A strong network of friends and family has long been seen as a key component of happiness, but a new study suggests friends may be more important than family.
Researchers at Michigan State University also found the importance of friendship on health and happiness grows as people get older.
“Friendships become even more important as we age,” said William Chopik, assistant professor of psychology at MSU. “Keeping a few really good friends around can make a world of difference for our health and well-being. So it’s smart to invest in the friendships that make you happiest.”
To reach their conclusions, the researchers looked at just over 271,000 participants in a health and happiness survey as well as nearly 7,500 participants in a survey about “relationship support” in older adults suffering chronic illness.
In the first group, both family and friendships were influential in overall health and happiness, but in the second group, friendships “became a stronger predictor of health and happiness at advanced ages.”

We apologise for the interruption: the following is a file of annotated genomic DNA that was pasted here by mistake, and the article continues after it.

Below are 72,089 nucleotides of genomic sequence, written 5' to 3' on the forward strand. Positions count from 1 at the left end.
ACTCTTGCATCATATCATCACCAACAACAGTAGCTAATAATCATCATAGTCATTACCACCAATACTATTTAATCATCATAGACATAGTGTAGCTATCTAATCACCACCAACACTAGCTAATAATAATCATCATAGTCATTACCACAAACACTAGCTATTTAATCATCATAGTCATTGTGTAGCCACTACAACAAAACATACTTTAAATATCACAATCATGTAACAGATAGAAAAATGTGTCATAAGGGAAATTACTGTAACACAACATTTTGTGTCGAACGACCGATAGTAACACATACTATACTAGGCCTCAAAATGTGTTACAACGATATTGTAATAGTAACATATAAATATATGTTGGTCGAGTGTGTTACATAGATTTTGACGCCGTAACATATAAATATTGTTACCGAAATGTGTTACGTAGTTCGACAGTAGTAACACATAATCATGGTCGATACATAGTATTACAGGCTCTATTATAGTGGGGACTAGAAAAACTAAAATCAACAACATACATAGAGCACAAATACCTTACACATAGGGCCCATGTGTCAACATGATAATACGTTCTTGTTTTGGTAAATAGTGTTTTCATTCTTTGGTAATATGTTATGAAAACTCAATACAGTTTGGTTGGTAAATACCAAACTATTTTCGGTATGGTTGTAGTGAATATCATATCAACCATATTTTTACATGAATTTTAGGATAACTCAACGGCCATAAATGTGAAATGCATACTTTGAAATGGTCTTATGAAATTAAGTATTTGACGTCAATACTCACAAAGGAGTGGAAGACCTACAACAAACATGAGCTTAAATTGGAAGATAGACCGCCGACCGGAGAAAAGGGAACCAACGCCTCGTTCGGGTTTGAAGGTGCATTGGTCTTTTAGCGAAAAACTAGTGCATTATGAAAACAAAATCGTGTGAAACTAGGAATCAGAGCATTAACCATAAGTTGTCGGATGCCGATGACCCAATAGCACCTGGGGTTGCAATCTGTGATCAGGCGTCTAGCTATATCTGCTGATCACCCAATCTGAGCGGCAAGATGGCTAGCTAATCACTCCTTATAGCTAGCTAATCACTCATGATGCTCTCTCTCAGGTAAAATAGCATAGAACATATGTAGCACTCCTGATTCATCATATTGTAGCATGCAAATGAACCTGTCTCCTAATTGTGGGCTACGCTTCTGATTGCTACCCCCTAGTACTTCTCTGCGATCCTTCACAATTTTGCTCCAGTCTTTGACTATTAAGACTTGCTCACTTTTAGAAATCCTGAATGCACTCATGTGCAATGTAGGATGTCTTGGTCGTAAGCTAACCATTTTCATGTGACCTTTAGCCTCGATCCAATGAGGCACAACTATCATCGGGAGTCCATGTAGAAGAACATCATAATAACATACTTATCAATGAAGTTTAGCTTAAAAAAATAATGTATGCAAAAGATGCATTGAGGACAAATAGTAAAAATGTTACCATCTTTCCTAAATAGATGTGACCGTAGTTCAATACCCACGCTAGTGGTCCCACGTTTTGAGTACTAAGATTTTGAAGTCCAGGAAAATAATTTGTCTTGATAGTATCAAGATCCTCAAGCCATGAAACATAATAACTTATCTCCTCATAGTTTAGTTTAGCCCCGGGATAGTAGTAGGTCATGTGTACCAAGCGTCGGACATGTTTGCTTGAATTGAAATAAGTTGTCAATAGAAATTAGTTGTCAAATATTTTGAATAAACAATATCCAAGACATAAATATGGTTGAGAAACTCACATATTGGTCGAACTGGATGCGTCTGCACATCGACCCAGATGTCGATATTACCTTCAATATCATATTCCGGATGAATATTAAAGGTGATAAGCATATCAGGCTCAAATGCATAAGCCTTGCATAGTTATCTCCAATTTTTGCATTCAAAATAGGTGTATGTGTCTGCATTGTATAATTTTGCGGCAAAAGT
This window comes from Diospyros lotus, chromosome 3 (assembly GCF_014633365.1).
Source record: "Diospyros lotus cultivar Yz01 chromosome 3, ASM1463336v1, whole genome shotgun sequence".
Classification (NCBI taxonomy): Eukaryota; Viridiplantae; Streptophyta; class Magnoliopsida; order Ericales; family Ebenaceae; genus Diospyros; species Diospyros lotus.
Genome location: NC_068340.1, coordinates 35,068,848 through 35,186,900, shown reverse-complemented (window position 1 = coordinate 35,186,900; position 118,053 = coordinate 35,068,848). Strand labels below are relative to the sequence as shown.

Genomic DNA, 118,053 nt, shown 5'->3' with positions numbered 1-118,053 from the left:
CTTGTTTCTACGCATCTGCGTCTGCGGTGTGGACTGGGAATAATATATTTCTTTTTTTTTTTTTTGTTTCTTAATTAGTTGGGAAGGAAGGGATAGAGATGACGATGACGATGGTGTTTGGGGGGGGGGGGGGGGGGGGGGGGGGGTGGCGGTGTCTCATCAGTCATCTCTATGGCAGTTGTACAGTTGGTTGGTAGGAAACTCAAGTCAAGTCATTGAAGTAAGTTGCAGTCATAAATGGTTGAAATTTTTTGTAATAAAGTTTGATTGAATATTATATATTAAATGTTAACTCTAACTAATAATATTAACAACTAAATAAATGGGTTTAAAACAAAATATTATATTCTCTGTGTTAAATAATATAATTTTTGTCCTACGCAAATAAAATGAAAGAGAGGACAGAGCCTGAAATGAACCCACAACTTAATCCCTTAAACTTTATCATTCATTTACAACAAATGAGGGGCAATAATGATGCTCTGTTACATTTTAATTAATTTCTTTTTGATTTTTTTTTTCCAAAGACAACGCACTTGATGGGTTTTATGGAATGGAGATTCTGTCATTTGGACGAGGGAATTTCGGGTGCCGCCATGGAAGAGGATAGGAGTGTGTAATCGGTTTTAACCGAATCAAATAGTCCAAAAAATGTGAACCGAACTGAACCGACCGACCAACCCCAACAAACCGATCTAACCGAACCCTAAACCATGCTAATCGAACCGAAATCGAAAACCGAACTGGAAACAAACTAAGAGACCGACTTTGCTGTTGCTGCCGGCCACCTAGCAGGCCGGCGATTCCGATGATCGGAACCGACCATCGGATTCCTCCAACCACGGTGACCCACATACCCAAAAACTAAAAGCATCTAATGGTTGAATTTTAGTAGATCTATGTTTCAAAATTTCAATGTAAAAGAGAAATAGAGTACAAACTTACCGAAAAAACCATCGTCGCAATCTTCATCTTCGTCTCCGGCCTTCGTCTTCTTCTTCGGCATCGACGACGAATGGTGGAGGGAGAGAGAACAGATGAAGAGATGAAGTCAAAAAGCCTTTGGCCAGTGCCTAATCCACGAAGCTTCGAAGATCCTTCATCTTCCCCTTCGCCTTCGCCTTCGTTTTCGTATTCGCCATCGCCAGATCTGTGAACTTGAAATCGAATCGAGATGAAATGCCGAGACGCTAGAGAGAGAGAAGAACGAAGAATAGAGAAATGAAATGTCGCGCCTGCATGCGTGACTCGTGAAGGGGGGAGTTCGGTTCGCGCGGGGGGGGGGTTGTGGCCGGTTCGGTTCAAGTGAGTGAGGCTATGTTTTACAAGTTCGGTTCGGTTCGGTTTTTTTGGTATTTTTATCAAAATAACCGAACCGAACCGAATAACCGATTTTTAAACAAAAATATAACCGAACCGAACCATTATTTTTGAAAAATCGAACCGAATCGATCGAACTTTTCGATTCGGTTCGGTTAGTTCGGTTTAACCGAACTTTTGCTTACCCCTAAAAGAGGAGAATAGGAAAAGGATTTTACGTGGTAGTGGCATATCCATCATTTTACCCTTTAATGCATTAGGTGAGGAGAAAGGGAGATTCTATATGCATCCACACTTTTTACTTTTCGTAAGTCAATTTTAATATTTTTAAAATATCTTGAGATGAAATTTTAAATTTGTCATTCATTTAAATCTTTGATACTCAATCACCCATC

Furthermore, in the second group, researchers said strained friendships led to increased chronic illness, but with supportive friends, respondents reported being happier.
One reason, according to Chopik, is that relationships are optional in that we can maintain them with people who make us feel good and discard those who don’t. Family, on the other hand, are not normally optional and while often enjoyable, can also involve negative feelings.
“There are now a few studies starting to show just how important friendships can be for older adults. Summaries of these studies show that friendships predict day-to-day happiness more and ultimately how long we’ll live, more so than spousal and family relationships,” he said.
“Friendships help us stave off loneliness, but are often harder to maintain across the life span,” he added. “If a friendship has survived the test of time, you know it must be a good one, a person you turn to for help and advice often and a person you wanted in your life.”